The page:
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Monday, May 14, 2012

How to Evaluate an Offer On Your Home

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For most homeowners selling their home the thought of negotiating an incoming offer is a matter of settling in on a price that both sides can agree upon.  But did you know that there is another key aspect of negotiations aside from price that could have even greater impact on the sale?  The terms of your contract hold equal weight and importance as price in the sale of your home and are critical to a successful sale.

Here are five essential things to consider when navigating through the negotiation process after an offer comes in on your home.


After the housing market crashed in 2007 lenders, buyers and sellers have proceeded very cautiously. Lenders are staunchly following stringent requirements, buyers and sellers are savvier than ever before and what seemed like formalities in the process before are now becoming necessities.  Preapprovals are one of the things that did not always need to be done in advance of buyers finding a home. But as you receive your offer on your property, be sure that your buyer has a preapproval from a reputable lender.  The letter should indicate what the buyer can afford and how much the lender is willing to loan them, assuming they meet all requirements at the time of application.

Down Payment

One of the requirements lenders have today is to have an appraisal done on the home to equate its value with the selling price.  Unless the buyer has a significant down payment available, a less than ideal appraisal can stand to affect the sale altogether, even causing the deal to break down.  Check to see how much your buyer is able to put down on the house and add up the down payment with the loan amount to see if they equal your asking price.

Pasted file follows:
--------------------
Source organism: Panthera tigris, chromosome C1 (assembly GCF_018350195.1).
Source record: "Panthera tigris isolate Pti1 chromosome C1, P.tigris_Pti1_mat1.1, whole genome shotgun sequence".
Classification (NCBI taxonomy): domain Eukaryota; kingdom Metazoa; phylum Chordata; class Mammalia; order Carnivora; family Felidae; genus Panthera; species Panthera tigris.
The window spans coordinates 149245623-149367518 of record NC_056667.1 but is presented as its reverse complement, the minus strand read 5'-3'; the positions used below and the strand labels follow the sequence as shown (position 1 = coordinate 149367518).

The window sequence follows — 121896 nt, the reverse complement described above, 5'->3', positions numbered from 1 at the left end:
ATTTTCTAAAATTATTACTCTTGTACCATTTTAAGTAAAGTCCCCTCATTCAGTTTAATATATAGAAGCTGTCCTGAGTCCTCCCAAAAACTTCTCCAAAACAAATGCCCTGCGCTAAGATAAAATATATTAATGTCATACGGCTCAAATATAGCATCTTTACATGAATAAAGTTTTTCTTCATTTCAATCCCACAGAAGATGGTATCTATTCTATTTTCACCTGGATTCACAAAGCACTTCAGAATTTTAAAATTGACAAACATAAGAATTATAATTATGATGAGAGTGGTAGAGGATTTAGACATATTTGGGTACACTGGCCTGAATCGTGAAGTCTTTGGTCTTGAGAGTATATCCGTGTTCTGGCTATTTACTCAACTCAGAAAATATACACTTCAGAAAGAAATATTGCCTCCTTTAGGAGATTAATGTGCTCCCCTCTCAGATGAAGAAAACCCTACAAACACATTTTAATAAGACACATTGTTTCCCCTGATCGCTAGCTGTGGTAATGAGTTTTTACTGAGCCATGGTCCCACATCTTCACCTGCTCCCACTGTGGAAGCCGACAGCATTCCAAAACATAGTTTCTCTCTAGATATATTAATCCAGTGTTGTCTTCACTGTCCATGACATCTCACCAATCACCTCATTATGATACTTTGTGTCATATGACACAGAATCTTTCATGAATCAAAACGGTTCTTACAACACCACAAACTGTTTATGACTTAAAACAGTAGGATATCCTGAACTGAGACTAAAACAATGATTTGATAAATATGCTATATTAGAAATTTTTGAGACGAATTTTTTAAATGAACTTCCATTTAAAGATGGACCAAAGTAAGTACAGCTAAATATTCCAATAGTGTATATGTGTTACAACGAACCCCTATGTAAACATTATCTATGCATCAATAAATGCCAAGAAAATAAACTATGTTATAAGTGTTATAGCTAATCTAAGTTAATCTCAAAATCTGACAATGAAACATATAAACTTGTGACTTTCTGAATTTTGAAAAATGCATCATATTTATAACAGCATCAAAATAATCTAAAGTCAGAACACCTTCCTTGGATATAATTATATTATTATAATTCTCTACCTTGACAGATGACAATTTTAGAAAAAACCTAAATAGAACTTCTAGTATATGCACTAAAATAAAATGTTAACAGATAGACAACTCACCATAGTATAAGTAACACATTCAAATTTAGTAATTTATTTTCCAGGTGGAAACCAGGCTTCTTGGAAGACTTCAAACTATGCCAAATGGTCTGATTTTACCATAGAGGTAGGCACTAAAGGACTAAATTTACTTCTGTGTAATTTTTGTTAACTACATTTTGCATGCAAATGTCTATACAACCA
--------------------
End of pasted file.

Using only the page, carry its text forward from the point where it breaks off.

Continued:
Existing Home

Does the buyer have an existing home they need to sell?  This can be a problem for you as a seller if they want to include a contingency in the contract that absolves them from the commitment of buying your home if their home does not sell.  This can wreak havoc on the sale of your property, as it would require you to leave the terms of your sale up to the success of another sale.  It would be best to avoid offers that include existing home contingencies.

Closing Date

When does the buyer want to close on the home?  If the requested closing date extends beyond 90 to 120 days then it might be time to reconsider the offer.  Lenders have timing guidelines that dictate a 45-day policy, within which buyers must apply for a loan before closing.  Anything longer than that would get in the way of the lenders’ policy leaving the seller hanging in limbo during those off weeks.  When a buyer cannot meet the contractual obligation to get a commitment within 45 days, it might be a good idea to forego the offer altogether rather than to risk the sale.

Cash Transaction

Some buyers offer cash rather than opt for financing and though it is an attractive offer at first, you need to make sure that the buyer has the cash.  Asking your Realtor to verify the availability of those funds will become a necessary additional step before you can move on in the offer.  In some cases, buyers opt for alternative financing and when the time comes to verify the funds they are unable to do so.  The risk is too great so unless you can be sure the cash is there, it is a better idea to move on to the next offer.